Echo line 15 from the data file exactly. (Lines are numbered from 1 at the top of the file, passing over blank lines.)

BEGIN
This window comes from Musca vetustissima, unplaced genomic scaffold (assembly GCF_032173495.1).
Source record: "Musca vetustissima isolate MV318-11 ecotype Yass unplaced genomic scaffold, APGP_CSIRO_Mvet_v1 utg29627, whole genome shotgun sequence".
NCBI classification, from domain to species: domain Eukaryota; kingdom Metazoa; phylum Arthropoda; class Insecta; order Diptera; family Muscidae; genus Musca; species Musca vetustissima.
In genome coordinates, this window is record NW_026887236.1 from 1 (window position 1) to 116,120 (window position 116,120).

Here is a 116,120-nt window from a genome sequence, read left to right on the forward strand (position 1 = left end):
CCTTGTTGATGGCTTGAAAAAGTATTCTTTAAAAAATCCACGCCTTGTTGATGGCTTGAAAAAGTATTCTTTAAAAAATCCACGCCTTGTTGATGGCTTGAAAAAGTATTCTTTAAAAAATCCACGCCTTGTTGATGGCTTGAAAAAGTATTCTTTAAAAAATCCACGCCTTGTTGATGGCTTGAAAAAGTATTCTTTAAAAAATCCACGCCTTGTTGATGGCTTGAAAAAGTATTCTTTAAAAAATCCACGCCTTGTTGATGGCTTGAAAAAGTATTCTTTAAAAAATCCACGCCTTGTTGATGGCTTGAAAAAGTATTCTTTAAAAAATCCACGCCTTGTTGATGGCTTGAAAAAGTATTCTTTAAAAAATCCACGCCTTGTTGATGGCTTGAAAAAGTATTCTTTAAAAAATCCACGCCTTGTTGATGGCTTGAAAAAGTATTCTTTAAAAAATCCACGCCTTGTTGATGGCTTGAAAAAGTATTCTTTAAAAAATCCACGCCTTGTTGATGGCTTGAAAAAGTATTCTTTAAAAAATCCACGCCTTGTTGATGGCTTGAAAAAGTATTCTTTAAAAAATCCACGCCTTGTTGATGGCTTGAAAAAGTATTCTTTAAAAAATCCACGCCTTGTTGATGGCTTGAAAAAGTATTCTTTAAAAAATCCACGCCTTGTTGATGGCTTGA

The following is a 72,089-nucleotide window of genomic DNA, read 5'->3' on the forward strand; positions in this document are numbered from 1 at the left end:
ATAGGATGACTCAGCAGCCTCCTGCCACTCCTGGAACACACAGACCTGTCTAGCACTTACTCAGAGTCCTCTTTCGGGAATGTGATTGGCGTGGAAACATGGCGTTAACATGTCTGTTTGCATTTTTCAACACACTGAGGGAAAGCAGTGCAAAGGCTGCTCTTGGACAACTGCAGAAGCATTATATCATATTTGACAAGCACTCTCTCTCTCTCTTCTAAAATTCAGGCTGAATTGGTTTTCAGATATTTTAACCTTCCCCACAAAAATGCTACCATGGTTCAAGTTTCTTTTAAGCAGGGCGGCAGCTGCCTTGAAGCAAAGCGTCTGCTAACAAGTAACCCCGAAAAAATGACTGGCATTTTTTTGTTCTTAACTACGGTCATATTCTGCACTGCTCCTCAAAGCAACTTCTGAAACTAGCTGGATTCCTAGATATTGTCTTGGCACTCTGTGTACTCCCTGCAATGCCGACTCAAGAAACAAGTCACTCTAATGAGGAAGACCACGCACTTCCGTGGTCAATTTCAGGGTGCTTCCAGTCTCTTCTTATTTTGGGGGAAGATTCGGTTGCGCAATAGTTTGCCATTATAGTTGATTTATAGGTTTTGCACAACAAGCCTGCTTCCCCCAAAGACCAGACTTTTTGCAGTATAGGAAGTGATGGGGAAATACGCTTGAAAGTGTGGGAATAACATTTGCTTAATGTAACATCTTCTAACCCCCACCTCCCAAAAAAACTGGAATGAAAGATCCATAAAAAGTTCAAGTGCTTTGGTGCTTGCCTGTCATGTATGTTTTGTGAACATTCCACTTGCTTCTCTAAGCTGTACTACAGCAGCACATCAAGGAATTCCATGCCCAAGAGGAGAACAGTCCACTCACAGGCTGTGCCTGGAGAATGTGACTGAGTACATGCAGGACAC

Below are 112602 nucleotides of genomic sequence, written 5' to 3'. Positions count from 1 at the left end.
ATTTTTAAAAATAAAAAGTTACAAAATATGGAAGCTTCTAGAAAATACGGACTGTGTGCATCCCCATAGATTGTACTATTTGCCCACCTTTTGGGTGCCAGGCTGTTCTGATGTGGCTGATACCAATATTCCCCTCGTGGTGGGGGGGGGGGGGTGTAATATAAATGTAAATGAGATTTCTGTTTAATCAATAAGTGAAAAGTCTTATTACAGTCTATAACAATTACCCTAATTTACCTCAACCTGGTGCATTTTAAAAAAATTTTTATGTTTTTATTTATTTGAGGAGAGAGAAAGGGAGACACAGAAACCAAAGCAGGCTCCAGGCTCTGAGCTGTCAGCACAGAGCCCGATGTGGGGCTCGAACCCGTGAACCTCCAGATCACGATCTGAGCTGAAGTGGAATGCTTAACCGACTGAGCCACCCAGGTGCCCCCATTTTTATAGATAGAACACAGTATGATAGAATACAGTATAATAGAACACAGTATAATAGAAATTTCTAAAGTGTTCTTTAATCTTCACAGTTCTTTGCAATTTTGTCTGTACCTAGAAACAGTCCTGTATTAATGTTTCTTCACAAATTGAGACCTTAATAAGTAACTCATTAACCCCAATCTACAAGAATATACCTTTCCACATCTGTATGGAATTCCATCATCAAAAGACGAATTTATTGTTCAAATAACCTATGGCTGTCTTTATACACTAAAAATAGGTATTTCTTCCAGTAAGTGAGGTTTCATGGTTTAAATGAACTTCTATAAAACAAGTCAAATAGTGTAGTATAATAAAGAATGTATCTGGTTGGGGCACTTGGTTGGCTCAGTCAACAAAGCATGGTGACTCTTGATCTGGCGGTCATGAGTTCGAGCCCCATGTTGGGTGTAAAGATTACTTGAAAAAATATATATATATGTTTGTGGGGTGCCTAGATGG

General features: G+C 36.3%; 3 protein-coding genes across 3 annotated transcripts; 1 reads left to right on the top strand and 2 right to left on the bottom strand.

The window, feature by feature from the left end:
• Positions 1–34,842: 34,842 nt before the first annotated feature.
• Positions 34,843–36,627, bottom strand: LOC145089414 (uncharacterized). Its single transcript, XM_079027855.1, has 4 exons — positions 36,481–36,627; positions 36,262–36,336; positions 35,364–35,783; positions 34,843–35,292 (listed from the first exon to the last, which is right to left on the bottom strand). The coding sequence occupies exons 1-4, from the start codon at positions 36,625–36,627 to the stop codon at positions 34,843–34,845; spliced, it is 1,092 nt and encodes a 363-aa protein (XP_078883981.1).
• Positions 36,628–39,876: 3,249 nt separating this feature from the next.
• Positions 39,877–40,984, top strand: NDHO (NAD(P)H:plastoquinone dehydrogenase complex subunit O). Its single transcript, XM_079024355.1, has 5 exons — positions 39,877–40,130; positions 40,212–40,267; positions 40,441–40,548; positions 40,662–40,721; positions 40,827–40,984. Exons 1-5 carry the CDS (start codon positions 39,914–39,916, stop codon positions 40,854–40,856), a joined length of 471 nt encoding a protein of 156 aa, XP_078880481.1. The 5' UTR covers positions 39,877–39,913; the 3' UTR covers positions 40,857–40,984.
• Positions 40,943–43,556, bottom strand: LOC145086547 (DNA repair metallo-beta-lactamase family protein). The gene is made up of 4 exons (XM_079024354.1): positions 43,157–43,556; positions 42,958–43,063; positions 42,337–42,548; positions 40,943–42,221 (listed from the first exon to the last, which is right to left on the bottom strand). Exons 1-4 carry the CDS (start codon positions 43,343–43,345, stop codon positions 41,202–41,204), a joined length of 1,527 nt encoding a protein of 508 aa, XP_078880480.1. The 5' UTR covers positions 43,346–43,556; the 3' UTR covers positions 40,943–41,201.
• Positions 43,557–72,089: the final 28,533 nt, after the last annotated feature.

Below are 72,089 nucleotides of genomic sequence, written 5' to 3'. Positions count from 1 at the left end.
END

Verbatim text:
• Positions 36,628–39,876: 3,249 nt separating this feature from the next.